This morning on NBC, House Minority Whip Eric Cantor (R-VA) went on the Today Show to talk about “what Republicans want to hear” in President Obama’s State of the Union address tonight. Cantor replied that he should talk about “a real commitment to putting this economy back on track” and “put the focus back on the issues that are important to people — empowering small businesses.”
Lauer then pointed out according to a new poll, the public blames congressional Republicans most for why the country is on the wrong track. Cantor tried to say that the Republicans have been “ready and willing” to work with Obama, even on the stimulus, until Lauer called him out:
CANTOR: Matt, we have stood ready and willing to work with this President since his first day in office. We were there when the stimulus discussion occurred —
LAUER: And nobody supported it —
CANTOR: — making sure — No, we had a Republican plan — making sure that we wanted to create jobs at half the cost of what the President’s plan was. I think everybody would agree now that the stimulus hasn’t worked. We’ve also proffered to the President a health care proposal. I think the American people have spoken out on that. We saw the results of the elections in Massachusetts, Virginia, and New Jersey. Clearly the people do not like this health care plan.
First, simply being “there” when “the stimulus discussion occurred” isn’t enough. Republicans weren’t standing “ready and willing” to do anything with the President, except block any idea he put forward. As Lauer pointed out, every single House Republican voted against the stimulus. Since then, however, Republicans — including Cantor — have been embracing, and even taking credit for, the jobs created by the stimulus funds they opposed. Additionally, economists say that the stimulus is actually helping the economy recover.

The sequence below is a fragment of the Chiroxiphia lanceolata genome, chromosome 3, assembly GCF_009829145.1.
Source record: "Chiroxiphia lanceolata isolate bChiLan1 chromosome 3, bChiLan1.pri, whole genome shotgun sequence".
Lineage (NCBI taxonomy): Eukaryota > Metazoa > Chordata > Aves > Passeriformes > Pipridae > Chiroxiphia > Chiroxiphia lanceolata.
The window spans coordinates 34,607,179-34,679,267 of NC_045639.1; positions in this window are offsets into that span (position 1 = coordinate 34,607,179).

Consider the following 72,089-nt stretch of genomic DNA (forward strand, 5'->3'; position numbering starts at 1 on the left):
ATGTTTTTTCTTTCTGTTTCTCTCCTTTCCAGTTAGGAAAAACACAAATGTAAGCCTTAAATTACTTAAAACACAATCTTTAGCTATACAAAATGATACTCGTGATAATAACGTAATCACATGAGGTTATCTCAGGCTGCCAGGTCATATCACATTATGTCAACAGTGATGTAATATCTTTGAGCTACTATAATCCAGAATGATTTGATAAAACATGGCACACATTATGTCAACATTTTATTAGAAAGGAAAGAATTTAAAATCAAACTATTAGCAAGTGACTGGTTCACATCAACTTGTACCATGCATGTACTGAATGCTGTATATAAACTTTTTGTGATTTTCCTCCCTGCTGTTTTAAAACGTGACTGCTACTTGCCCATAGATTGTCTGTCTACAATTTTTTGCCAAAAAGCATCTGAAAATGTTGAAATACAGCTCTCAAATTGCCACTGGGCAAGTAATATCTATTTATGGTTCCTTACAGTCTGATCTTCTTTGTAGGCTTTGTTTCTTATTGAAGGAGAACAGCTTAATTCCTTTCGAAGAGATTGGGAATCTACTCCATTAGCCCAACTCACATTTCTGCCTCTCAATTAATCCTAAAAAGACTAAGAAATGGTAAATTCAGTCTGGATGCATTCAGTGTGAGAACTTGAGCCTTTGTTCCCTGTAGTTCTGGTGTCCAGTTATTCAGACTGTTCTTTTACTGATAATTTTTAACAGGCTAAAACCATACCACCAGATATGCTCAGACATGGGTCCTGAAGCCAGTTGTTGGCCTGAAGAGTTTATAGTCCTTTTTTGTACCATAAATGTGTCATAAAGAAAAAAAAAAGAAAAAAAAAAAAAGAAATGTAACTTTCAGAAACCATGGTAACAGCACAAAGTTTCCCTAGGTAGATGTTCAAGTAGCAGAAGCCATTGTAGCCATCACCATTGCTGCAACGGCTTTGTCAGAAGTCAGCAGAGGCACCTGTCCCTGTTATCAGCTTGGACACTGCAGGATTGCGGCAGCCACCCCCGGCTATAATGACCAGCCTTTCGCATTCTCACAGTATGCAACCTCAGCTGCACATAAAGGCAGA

The jobs plan that Republicans put forward was actually, as Salon’s Andrew Leonard wrote, a “magic pony jobs plan.” Cantor called it “a no-cost jobs plan,” and it basically consisted of cutting regulations, freezing spending, and cutting taxes — hardly a winning prescription for creating jobs. Last month, when asked by the Economist to name a Republican “big idea” for job creation, Cantor couldn’t come up with a single idea.
On health care, voters in Massachusetts did not vote for Scott Brown as a rejection of Democratic reform proposals. Seventy percent of voters said they want Brown to work with Democrats, 52 percent said they were satisfied with Obama’s agenda, and 68 percent (including a majority of Brown voters), approve of Massachusetts’ health care program, which contains many of the same elements contained in federal proposals. Cantor and his Republican colleagues have also been far from “ready and willing” to work with Obama on this issue. In fact, when asked by NBC a few months ago about what “compromises” Republicans would be open to making with Democrats, Cantor couldn’t come up with anything.